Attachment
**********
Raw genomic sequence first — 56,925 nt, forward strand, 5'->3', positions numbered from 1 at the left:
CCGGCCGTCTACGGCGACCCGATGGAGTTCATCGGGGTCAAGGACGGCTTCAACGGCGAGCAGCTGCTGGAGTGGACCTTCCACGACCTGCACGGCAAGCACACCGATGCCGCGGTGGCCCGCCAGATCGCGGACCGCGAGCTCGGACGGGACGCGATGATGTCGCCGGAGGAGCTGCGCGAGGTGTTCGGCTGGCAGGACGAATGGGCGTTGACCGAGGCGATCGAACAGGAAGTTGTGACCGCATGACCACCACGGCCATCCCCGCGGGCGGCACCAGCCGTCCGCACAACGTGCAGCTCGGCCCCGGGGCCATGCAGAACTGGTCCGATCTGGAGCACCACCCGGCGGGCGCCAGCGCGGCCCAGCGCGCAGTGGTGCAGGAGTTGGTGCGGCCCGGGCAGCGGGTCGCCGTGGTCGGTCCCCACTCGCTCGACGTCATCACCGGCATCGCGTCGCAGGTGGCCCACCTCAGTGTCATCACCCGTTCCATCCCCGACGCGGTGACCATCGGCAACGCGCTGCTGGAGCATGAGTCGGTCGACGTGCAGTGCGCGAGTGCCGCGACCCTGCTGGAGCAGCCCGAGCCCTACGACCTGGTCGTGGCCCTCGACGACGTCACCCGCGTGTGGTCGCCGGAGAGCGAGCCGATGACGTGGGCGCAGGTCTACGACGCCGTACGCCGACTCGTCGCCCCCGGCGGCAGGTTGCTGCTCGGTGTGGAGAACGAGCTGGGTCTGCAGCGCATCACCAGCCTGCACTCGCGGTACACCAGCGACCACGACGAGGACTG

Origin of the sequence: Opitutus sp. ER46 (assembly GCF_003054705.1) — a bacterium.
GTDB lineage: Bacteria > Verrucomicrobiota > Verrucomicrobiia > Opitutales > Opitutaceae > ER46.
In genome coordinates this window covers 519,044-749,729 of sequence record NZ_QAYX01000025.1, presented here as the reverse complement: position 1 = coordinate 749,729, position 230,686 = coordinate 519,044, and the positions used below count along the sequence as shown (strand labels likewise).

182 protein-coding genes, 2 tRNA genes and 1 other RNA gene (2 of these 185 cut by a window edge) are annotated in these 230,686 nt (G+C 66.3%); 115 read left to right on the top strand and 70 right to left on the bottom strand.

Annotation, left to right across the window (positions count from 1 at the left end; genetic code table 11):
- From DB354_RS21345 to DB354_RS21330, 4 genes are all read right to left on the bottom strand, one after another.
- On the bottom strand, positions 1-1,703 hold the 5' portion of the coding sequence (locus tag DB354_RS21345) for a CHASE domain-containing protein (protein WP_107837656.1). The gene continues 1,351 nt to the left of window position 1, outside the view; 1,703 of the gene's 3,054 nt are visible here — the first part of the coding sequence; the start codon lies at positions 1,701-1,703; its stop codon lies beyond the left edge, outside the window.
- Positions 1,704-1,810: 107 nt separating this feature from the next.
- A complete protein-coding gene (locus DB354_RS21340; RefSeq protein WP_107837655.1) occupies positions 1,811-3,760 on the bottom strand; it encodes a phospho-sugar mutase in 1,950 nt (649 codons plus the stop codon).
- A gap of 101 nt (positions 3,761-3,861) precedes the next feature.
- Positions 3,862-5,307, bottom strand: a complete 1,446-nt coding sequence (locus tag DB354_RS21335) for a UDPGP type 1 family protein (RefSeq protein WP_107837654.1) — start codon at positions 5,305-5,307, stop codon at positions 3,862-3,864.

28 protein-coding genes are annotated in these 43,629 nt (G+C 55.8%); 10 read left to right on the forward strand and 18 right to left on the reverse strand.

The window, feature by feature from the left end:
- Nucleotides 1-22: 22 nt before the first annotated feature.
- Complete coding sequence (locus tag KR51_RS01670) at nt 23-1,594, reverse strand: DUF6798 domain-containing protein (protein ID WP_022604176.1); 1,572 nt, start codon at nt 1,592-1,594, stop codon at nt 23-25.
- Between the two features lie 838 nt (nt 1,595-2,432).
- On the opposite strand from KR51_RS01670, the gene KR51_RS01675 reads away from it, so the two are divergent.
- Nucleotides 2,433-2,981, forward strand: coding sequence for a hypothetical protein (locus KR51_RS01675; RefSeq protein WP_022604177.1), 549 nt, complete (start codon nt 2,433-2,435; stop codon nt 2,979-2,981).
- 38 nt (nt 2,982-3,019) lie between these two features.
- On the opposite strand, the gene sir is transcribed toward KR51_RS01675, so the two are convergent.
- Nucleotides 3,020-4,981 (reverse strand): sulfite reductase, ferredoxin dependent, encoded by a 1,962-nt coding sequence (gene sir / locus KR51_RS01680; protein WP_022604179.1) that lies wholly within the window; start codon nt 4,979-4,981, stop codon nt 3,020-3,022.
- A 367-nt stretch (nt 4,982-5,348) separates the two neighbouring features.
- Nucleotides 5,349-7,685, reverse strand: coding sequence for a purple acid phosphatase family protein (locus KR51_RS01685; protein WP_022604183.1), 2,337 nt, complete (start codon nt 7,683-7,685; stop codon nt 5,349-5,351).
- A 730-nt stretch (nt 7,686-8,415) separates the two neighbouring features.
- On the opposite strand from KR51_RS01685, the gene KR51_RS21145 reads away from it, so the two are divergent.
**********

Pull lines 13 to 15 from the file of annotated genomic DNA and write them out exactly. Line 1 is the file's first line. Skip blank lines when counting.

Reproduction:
- Positions 3,862-5,307, bottom strand: a complete 1,446-nt coding sequence (locus tag DB354_RS21335) for a UDPGP type 1 family protein (RefSeq protein WP_107837654.1) — start codon at positions 5,305-5,307, stop codon at positions 3,862-3,864.

28 protein-coding genes are annotated in these 43,629 nt (G+C 55.8%); 10 read left to right on the forward strand and 18 right to left on the reverse strand.

The window, feature by feature from the left end: